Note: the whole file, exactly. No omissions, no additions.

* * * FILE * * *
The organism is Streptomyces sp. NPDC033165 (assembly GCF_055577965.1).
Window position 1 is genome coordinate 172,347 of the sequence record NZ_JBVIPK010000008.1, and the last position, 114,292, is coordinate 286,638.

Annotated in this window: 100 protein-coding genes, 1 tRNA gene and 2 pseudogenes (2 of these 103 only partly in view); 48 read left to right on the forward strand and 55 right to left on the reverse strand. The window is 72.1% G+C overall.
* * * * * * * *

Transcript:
The organism is Streptomyces sp. NPDC033165 (assembly GCF_055577965.1).
Window position 1 is genome coordinate 172,347 of the sequence record NZ_JBVIPK010000008.1, and the last position, 114,292, is coordinate 286,638.

Annotated in this window: 100 protein-coding genes, 1 tRNA gene and 2 pseudogenes (2 of these 103 only partly in view); 48 read left to right on the forward strand and 55 right to left on the reverse strand. The window is 72.1% G+C overall.